Ever wondered how that spoon full of tea arrived in your teapot? You might shovel the tea leaves into the teapot without a second thought for the multitude of processes that went into getting the tea to that perfect moment of taste. I decided to find out.
So how is tea made? It’s a linear process beginning with growing and harvesting leaves of the Camellia Sinensis plant. The extent of further processing depends on the type of tea required. Processing includes harvesting, withering, rolling, oxidizing, drying and grading. Let’s take you through the process.
Camellia Sinensis is an evergreen plant and a member of the Theaceae family of shrubs. In the wild
Leaves grow up to around 3.5” or 9cm long by 1.5” or 3cm wide in a spearhead shape with a centre crease and softening blackening towards to tips. They’re bright green and have a shiny texture, with soft dowdy hair underneath.
The plant has a number of points during it’s growing season at which it flowers, known as a ‘flush’, the flowers are slightly scented and holds a collection of yellow stamens which are pollinated by insects.
Ideal Growing Conditions
Tea isn’t just grown in controlled conditions it grows in the wild too. nonetheless, tea ideally grows best in more equatorial regions, which enjoy a hot, or warm, humid climate with an approximate rainfall measuring 40 inches /100 centimetres a year.
Camellia Sinensis roots better in deep, acidic and airy soil where good drainage exists. In ideal conditions, you can expect to grow the plant right from sea level to over 2,000 metres.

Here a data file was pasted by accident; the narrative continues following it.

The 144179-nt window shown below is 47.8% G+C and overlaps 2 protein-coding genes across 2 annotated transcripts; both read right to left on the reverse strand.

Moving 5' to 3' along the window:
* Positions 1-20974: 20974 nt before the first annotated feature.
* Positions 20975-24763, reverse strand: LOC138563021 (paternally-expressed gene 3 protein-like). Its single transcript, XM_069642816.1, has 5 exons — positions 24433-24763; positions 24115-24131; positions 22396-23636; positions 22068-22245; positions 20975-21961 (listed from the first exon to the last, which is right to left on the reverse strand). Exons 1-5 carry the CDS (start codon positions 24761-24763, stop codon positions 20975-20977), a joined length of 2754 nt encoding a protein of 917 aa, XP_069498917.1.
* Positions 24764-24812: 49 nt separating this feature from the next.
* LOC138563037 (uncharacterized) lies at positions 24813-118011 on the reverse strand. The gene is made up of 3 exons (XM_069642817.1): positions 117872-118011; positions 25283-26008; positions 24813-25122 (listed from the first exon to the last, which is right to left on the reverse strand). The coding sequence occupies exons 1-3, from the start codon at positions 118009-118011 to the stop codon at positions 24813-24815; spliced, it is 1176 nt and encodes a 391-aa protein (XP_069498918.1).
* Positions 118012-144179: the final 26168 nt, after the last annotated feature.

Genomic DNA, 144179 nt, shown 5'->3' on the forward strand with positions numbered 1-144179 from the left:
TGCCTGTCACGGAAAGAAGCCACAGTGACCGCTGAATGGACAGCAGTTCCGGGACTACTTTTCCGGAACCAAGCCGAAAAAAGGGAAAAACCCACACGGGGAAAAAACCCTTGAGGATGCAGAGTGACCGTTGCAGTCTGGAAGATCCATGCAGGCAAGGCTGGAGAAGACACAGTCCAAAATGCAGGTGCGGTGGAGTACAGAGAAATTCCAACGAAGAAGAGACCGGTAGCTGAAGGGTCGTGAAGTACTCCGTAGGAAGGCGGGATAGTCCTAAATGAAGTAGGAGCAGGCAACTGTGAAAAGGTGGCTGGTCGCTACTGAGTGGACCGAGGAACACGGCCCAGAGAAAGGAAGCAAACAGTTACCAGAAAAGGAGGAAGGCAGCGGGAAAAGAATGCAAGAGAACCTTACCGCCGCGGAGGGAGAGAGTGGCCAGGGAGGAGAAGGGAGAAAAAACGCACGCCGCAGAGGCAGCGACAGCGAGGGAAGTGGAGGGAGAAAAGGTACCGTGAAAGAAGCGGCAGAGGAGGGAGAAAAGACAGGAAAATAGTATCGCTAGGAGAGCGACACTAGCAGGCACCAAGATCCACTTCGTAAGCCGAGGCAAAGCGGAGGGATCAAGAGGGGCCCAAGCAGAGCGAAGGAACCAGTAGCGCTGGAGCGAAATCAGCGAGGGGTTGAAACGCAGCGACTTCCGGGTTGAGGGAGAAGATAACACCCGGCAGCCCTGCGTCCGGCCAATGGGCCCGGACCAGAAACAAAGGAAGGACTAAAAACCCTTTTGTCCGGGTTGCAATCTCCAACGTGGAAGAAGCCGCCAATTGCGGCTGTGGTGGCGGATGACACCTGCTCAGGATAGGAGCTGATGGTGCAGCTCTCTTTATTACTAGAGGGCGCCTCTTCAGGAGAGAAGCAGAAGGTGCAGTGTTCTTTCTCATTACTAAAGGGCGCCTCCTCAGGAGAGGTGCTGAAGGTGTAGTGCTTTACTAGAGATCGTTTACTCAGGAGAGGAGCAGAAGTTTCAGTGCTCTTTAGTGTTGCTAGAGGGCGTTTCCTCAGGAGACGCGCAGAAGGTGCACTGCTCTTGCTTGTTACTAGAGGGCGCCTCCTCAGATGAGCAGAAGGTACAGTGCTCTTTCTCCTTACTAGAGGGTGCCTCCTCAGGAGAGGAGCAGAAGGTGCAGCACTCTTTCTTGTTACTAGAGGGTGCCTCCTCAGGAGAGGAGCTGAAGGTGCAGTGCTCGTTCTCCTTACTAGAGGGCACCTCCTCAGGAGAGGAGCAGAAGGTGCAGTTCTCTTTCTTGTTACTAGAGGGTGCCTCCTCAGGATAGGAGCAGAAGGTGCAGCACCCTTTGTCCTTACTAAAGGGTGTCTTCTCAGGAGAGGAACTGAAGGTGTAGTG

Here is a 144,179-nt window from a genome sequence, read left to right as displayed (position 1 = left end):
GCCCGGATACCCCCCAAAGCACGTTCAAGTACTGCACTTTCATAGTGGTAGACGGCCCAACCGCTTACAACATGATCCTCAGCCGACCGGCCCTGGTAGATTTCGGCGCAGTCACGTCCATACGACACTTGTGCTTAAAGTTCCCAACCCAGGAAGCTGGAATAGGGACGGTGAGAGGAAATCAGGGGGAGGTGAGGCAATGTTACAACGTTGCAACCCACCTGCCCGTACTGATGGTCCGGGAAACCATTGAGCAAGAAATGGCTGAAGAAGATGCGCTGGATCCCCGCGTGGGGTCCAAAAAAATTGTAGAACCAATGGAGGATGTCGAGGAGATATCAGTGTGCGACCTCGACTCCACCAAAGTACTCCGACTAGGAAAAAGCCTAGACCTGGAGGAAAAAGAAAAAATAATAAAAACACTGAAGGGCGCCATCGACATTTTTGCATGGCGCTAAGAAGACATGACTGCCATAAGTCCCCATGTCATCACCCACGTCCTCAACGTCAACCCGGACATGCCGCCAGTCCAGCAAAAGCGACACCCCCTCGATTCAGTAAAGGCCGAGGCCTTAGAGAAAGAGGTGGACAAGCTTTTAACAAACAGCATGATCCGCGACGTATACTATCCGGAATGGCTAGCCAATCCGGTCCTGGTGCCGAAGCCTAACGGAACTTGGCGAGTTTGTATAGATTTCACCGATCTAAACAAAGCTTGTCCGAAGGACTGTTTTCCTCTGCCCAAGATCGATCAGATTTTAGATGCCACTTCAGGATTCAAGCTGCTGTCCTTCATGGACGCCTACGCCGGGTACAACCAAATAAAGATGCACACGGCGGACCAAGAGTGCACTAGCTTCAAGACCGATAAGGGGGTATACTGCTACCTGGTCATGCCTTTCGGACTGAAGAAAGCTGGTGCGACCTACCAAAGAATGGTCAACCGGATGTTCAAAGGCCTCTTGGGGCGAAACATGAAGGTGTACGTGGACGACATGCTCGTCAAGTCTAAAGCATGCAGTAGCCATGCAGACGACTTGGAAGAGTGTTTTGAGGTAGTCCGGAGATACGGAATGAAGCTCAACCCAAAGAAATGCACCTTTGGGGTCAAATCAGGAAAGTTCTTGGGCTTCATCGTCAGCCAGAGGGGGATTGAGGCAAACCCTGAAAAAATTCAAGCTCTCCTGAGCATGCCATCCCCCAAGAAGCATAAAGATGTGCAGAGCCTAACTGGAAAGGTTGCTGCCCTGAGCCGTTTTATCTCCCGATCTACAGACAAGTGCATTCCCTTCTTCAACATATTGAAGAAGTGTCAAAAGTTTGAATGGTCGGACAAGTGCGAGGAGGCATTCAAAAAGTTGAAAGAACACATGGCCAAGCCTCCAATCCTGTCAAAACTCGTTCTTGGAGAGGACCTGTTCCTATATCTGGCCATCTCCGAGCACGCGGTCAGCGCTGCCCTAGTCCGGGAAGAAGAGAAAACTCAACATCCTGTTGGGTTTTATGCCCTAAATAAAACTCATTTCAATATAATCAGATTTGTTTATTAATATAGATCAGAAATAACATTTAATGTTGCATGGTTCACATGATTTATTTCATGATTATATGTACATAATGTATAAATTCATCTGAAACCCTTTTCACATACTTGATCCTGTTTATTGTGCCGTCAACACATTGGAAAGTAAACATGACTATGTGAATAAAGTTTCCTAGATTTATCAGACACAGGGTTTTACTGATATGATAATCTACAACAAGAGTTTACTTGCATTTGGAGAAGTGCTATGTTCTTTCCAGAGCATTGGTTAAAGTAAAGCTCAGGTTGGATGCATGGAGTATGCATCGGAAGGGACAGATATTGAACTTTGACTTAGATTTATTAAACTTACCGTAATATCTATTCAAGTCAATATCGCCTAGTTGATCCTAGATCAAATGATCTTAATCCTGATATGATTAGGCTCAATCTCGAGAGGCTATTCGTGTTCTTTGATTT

It’s hardy when mature but in the early stages it needs nursing well and kept in heavy shade or protection from frost – up until about 1’ or, 30 cm tall.
Although Ideal, it doesn’t only have to be grown in the tropical or sub tropical climates.
Where Is Tea Grown?
The tea plant is a tropical plant indigenous to India and China and resembles what most might regard as a privet hedge.
Originally, Tea plants were grown in China, Japan, India, Sri Lanka (formerly Ceylon) and Taiwan. However, Tea is now manufactured in dozens of countries is possible providing suitable conditions are met.
In Northern India, the states of West Bengal and Assam in particular are littered with plantations which form a large part of the economy.
Now tea has become more popular, it’s being grown in both the USA and Britain to for example to great success.
1. Seeding Process
Tea Plants begin life as a large soft round seedling, about 1/2” – 3/4” in diameter. The seedling is placed in water for around 24-48 hours to kickstart the germination process.
The seeds are then left in full sunlight, again for around 24-48 hours, sometimes longer depending on weather or controlled conditions.
Once the shell begins to split, the seed is then planted around an inch below deep airy soil, with the ‘Hilum’ or the eye of the seed facing upward. They are then left, taking care not to leave them in harsh weather conditions as they’re not yet hardy enough to withstand it.
Once they reach around a foot tall, they’re then planted outside. Usually in a field where wide shaded trees are also present to provide shelter from continuous direct sunlight.
As the plant requires plenty of water and a well drained environment, in controlled environments the fields are often lined with irrigation systems.
2. Growing The Tea Plant
Once the tree has reached a height of around 4 feet, it’s kept at this optimum level from this point on, solely for ease of harvesting.